It's not often a decision about the legality of downloading a free digital track belonging to Metallica affects publishing at-large, but when the U.S. Circuit Court of Appeals ruled against Napster, the controversial online file sharing provider, it sparked questions about digital publishing's overall shelf life. This week's 58-page ruling requires that Napster stop trading copyrighted content online—in the U.S., at least. But whether content is downloaded for free or for a fee, the Napster debate has fueled both kudos and criticism of a system that challenges traditional content rights laws. Thanks to the music market's equivalent of Robin Hood, publishers are learning critical lessons about the pros and cons of file sharing.
According to David Dritsas, senior editor of E-Gear, "One could argue that Napster is facilitating the mass proliferation of copywritten material." Dritsas compares digital content's novelty to the proliferation of analog tapes more than a decade ago. "But in essence, the sharing of tape cassettes and recordable CDs are no different than the Napster issue," he explains. While trading files among a few friends is certainly different than hosting hits for hundreds of thousands online, copyright law's latest win still asks whether digital assets are immune to traditional protection. Publishers are questioning the manner in which they, too, distribute, store and even market textual and graphical wares. Until now, the Internet has been a portal in which little traditional legal pow wow has been practiced.
Technology afficionados argue Napster's influence on the culture of digital file exchange is positive. Due to increased awareness about the ease of exchange online, many publishers, technology companies and industry professionals have capitalized on Web procurement. Proponents of Napster argue that workflows have been made more efficient and content more accessible because of Napster-type online databasing. Within the publishing realm, not only is it easier than ever for users to exchange files, but digitization is as commonplace today within professional portals as faxing was yesterday. Sites such as Carracho and HotlineHQ not only share entertainment media, including MP3s, DVDs and e-books, but also popular software, including the latest versions of PhotoShop and Illustrator, that are ordinarily hundreds of dollars to purchase at street value.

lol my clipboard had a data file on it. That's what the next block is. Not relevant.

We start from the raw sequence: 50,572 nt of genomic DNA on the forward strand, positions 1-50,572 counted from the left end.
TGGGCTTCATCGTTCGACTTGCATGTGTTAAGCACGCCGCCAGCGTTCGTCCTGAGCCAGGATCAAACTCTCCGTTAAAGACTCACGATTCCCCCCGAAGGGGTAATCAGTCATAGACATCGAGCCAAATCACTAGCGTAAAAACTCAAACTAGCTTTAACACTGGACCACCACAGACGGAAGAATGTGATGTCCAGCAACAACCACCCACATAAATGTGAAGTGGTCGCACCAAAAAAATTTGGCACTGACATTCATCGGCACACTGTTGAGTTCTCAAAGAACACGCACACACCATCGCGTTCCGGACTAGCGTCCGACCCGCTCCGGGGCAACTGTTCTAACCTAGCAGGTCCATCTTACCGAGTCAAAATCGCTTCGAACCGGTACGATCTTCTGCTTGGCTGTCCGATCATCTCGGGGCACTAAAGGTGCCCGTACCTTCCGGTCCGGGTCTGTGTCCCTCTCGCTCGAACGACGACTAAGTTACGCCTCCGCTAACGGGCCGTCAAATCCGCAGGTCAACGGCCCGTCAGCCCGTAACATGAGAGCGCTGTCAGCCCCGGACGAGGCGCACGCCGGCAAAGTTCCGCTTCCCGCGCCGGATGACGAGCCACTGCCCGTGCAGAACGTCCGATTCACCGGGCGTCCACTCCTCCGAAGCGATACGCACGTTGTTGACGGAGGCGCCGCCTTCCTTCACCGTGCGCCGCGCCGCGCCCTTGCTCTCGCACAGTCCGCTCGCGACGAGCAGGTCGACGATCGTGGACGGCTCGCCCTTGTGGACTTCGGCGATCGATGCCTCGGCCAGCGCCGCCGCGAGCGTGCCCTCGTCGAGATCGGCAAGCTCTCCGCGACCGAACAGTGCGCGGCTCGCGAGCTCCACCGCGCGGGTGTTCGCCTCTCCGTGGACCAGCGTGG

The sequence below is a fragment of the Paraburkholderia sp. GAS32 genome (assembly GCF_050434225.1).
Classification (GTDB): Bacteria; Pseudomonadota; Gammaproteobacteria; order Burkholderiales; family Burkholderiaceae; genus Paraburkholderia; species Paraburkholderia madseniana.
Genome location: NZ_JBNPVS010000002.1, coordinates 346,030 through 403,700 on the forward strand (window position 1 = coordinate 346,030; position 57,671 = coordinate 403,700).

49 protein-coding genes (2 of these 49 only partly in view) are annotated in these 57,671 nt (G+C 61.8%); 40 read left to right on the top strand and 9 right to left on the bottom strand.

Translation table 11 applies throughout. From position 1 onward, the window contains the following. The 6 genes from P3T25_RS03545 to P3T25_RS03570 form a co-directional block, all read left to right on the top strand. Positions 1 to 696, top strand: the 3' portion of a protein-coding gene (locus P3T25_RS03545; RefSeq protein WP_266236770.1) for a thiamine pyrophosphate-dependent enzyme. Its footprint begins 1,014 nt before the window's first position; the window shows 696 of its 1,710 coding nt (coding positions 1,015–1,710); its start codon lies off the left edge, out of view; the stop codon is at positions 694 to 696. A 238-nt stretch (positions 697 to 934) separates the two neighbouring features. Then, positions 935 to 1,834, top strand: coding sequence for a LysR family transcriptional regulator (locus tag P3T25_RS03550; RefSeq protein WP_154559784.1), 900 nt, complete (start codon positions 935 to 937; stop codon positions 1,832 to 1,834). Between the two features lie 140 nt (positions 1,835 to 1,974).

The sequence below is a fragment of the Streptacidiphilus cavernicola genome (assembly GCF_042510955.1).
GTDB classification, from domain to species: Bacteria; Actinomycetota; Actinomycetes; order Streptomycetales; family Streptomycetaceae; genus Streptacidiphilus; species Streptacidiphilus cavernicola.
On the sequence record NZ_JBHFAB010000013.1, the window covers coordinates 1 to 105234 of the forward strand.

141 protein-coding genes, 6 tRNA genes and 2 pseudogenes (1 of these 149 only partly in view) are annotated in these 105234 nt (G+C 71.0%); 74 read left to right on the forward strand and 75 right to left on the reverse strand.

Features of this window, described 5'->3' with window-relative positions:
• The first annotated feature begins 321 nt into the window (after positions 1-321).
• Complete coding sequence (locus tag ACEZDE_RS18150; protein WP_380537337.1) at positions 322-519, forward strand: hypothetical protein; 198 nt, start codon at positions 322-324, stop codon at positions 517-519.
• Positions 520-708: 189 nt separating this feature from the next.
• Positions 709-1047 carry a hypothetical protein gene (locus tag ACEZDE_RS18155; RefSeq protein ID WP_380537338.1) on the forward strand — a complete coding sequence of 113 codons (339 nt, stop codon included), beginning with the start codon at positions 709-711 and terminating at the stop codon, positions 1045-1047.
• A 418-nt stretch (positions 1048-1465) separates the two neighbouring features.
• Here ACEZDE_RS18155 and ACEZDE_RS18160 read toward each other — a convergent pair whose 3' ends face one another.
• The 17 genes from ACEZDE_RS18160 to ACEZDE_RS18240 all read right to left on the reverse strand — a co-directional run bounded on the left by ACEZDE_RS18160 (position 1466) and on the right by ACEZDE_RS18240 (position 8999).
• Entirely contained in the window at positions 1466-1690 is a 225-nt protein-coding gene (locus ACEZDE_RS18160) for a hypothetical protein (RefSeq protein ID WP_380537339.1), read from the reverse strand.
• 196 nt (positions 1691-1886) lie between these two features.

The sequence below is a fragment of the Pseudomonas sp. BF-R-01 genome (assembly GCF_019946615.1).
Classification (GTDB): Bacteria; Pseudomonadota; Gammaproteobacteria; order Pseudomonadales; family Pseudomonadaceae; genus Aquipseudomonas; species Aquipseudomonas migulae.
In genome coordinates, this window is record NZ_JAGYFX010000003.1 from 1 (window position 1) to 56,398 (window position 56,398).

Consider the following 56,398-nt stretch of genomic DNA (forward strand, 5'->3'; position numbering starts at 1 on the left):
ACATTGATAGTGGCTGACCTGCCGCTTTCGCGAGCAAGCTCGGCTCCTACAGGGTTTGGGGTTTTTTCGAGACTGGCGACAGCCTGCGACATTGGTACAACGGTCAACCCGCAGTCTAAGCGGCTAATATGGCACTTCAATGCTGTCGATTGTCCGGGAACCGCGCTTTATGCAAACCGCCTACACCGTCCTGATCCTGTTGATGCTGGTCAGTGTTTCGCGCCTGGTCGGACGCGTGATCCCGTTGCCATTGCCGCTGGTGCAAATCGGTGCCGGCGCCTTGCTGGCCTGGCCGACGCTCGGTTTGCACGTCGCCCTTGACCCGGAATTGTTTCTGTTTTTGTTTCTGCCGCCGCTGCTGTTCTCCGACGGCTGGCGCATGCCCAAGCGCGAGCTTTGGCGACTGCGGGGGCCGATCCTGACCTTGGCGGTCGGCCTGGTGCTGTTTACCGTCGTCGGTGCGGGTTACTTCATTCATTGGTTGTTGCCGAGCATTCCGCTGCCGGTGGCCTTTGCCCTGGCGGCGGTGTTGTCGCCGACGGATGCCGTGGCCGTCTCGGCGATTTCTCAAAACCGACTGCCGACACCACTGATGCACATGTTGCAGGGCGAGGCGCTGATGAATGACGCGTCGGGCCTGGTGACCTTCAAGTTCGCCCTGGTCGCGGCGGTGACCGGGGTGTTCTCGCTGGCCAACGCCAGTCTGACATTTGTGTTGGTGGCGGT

This week at BookTech East in New York City, vice president and publisher at World Book, Michael Ross, expressed disappointment in laws inhibiting open file exchange. He says that in the book industry, Napster's repercussions can be felt two-fold. After a period of dot-com losses and online prospecting, the new trend in digital rights is cautiousness. He says, "It's not so important to be the first, as it is to be profitable." Ross also notes that with the first of many pioneering portals already sunk, the definition of "information" is changing. "Information costs a lot of money," says Ross. He predicts that Napsterization will not harm the industry, but will demonstrate how a highly accessible database is a new revenue stream for multimedia-savvy publishers. "The more you experience content," charges Ross, "the more likely you'll pay for it."
Similarly, Steve Kotrch, director of electronic publishing technologies at Simon & Schuster, also champions file sharing. Kotrch estimates that as more consumers take advantage of digital exchange online, the outlook improves for e-books and non-traditional publishing devices. "We are at the crossroads," explains Kotrch. "The biggest challenge in the immediate and foreseeable future is to ensure profitability."